[1] The Eighth Circuit has held that several other provisions of the 1996 initiated act are unconstitutional. See Russell v. Burris, 146 F.3d 563 (8th Cir. 1998); see also Ark. Right to Life State Political Action Comm., 146 F.3d 558 (8th Cir. 1998).

[2] Jones, 947 F.3d at 1104 (citing Telescope Media Grp. v. Lucero, 936 F.3d 740, 749 (8th Cir. 2019); 281 Care Comm. v. Arneson, 638 F.3d 621, 627 (8th Cir. 2011); St. Paul Area Chamber of Commerce v. Gaertner, 439 F.3d 481, 485 (8th Cir. 2006); and Ark. Right to Life, 146 F.3d at 560).

[3] The “merits” factor was the only contested equitable-relief factor before the Eighth Circuit.

[4] “Exacting scrutiny” is a form of intermediate scrutiny, between the rational-basis test and strict scrutiny.

[5] “The hallmark of corruption is the financial quid pro quo: dollars for political favors.” Fed. Election Comm’n v. Nat’l Conservative Political Action Comm., 470 U.S. 480, 497 (1985).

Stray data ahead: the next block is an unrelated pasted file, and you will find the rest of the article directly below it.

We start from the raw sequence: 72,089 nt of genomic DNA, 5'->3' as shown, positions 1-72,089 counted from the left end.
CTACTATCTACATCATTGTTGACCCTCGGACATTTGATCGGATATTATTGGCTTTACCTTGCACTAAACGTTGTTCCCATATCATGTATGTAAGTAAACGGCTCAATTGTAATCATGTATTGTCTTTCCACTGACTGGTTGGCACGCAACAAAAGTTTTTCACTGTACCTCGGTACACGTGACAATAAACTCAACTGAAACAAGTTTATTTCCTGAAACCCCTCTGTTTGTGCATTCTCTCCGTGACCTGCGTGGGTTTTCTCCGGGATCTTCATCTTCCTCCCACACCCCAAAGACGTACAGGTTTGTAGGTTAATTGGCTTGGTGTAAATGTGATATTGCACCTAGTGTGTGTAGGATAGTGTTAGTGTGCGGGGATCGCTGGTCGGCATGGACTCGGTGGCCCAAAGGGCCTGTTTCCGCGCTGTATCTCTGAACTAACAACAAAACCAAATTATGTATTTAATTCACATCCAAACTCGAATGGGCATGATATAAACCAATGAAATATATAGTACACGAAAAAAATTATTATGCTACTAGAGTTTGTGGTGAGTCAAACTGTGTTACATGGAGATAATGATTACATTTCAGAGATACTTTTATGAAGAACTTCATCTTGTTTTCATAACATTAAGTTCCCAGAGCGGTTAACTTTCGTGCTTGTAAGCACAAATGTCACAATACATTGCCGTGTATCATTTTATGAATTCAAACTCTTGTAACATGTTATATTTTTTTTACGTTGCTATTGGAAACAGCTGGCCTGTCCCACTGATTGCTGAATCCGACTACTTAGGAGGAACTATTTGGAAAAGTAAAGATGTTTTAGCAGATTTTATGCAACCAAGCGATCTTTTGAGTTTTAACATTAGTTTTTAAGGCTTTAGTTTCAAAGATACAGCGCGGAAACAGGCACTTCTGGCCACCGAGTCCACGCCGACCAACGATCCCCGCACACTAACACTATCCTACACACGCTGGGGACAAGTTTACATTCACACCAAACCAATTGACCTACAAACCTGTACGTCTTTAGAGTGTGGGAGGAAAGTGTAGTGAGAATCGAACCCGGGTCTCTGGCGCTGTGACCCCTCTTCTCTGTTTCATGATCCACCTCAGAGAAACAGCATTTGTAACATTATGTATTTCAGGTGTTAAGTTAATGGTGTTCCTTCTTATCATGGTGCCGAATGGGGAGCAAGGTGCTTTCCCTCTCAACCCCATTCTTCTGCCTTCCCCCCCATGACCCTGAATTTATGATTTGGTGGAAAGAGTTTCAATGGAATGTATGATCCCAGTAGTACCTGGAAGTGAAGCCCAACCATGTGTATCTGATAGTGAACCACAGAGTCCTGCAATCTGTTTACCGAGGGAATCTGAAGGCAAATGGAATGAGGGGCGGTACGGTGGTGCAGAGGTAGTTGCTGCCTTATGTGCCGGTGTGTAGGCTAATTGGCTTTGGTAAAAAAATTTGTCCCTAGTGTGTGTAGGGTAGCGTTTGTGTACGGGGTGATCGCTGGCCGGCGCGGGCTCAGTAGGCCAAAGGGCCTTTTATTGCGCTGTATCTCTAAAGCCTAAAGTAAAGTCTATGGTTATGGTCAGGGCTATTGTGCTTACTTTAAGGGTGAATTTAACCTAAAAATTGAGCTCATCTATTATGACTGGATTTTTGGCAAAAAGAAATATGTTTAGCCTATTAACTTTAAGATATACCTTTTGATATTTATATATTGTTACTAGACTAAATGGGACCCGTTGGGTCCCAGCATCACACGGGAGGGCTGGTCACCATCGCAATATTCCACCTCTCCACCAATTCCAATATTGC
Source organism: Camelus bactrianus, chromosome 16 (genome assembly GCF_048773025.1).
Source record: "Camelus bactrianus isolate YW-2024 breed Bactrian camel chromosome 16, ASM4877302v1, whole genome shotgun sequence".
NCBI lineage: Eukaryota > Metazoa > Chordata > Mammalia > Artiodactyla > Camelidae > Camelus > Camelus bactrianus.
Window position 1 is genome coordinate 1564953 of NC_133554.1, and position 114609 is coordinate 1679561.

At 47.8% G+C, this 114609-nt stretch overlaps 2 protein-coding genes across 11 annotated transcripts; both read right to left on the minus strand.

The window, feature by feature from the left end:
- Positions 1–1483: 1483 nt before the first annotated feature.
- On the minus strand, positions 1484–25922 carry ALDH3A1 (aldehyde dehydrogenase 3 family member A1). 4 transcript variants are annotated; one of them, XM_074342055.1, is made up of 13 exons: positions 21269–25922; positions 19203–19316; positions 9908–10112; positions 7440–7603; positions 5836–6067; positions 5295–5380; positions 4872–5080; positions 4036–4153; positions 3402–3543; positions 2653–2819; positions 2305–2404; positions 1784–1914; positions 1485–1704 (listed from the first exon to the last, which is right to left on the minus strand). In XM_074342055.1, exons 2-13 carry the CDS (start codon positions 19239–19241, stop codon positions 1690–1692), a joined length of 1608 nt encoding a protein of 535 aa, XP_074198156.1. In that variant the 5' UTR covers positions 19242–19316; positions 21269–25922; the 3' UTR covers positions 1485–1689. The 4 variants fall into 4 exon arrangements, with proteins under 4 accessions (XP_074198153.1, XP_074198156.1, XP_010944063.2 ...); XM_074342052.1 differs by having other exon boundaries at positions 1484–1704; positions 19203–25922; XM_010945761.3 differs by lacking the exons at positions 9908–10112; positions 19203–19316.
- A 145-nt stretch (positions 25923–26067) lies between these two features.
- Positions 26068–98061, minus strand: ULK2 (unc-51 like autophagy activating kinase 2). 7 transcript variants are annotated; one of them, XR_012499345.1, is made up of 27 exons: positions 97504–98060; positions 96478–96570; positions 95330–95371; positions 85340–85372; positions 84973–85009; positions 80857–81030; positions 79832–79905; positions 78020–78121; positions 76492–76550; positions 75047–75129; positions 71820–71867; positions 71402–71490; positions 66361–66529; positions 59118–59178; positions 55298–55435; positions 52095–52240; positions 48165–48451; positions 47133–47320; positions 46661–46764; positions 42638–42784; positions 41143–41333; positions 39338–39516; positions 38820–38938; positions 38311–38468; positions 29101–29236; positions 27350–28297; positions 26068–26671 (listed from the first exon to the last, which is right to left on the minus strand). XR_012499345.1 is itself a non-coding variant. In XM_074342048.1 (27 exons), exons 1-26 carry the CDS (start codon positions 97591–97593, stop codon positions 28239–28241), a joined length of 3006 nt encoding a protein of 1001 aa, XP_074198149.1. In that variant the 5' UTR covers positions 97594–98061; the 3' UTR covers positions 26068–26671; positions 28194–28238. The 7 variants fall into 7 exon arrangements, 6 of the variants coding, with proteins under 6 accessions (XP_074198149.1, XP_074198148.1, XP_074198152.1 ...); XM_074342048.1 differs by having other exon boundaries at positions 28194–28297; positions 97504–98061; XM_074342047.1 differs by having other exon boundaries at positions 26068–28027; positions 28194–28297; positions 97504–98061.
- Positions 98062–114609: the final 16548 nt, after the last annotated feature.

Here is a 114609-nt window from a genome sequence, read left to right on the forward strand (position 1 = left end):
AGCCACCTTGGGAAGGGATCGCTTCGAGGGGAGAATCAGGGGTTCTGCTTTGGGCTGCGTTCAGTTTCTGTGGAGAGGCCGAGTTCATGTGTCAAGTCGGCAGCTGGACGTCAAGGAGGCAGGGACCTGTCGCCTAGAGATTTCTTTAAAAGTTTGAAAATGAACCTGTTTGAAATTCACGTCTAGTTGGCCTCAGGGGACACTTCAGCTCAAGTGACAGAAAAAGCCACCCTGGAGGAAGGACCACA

[6] Base limits, by contrast, restrict how much money a donor may contribute to a particular candidate or committee. McCutcheon, 572 U.S. at 192 (citing 2 U.S.C. §441a(a)(1)). The Supreme Court has upheld the constitutionality of base limits “as serving the permissible objective of combatting corruption.” Id. at 192-93.